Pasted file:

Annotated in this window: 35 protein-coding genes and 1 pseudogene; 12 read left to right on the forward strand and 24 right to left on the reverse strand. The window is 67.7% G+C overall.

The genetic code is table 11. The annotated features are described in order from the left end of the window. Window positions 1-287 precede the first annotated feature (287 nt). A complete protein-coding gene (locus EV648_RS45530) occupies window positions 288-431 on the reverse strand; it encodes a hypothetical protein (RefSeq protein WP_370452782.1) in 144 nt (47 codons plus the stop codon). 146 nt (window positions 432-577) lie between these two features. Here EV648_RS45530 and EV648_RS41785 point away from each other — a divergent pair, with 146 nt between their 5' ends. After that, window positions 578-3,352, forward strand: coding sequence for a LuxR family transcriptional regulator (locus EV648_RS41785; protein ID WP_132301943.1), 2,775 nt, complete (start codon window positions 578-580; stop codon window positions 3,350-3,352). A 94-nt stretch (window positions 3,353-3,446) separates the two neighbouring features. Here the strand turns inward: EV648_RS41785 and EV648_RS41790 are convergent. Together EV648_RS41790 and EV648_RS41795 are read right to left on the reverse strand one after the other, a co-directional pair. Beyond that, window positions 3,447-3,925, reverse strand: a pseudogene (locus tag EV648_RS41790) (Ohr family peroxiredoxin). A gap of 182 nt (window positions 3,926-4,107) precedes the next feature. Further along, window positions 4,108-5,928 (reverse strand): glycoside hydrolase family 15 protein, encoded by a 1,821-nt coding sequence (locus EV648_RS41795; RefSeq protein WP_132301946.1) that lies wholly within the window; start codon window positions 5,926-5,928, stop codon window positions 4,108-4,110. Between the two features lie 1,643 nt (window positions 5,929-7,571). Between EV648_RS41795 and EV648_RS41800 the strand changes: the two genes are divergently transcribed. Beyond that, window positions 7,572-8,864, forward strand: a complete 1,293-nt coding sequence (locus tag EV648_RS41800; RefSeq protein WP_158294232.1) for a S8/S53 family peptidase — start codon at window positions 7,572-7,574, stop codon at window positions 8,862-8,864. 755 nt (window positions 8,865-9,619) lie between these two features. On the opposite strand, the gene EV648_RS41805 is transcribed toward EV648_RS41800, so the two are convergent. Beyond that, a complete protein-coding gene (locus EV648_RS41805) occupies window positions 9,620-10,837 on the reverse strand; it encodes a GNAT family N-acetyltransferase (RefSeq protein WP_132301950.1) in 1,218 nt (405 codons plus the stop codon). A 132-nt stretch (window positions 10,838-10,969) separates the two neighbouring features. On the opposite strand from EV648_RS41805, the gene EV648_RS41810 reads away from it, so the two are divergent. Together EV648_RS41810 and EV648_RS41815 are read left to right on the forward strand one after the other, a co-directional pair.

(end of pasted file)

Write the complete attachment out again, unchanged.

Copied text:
Annotated in this window: 35 protein-coding genes and 1 pseudogene; 12 read left to right on the forward strand and 24 right to left on the reverse strand. The window is 67.7% G+C overall.

The genetic code is table 11. The annotated features are described in order from the left end of the window. Window positions 1-287 precede the first annotated feature (287 nt). A complete protein-coding gene (locus EV648_RS45530) occupies window positions 288-431 on the reverse strand; it encodes a hypothetical protein (RefSeq protein WP_370452782.1) in 144 nt (47 codons plus the stop codon). 146 nt (window positions 432-577) lie between these two features. Here EV648_RS45530 and EV648_RS41785 point away from each other — a divergent pair, with 146 nt between their 5' ends. After that, window positions 578-3,352, forward strand: coding sequence for a LuxR family transcriptional regulator (locus EV648_RS41785; protein ID WP_132301943.1), 2,775 nt, complete (start codon window positions 578-580; stop codon window positions 3,350-3,352). A 94-nt stretch (window positions 3,353-3,446) separates the two neighbouring features. Here the strand turns inward: EV648_RS41785 and EV648_RS41790 are convergent. Together EV648_RS41790 and EV648_RS41795 are read right to left on the reverse strand one after the other, a co-directional pair. Beyond that, window positions 3,447-3,925, reverse strand: a pseudogene (locus tag EV648_RS41790) (Ohr family peroxiredoxin). A gap of 182 nt (window positions 3,926-4,107) precedes the next feature. Further along, window positions 4,108-5,928 (reverse strand): glycoside hydrolase family 15 protein, encoded by a 1,821-nt coding sequence (locus EV648_RS41795; RefSeq protein WP_132301946.1) that lies wholly within the window; start codon window positions 5,926-5,928, stop codon window positions 4,108-4,110. Between the two features lie 1,643 nt (window positions 5,929-7,571). Between EV648_RS41795 and EV648_RS41800 the strand changes: the two genes are divergently transcribed. Beyond that, window positions 7,572-8,864, forward strand: a complete 1,293-nt coding sequence (locus tag EV648_RS41800; RefSeq protein WP_158294232.1) for a S8/S53 family peptidase — start codon at window positions 7,572-7,574, stop codon at window positions 8,862-8,864. 755 nt (window positions 8,865-9,619) lie between these two features. On the opposite strand, the gene EV648_RS41805 is transcribed toward EV648_RS41800, so the two are convergent. Beyond that, a complete protein-coding gene (locus EV648_RS41805) occupies window positions 9,620-10,837 on the reverse strand; it encodes a GNAT family N-acetyltransferase (RefSeq protein WP_132301950.1) in 1,218 nt (405 codons plus the stop codon). A 132-nt stretch (window positions 10,838-10,969) separates the two neighbouring features. On the opposite strand from EV648_RS41805, the gene EV648_RS41810 reads away from it, so the two are divergent. Together EV648_RS41810 and EV648_RS41815 are read left to right on the forward strand one after the other, a co-directional pair.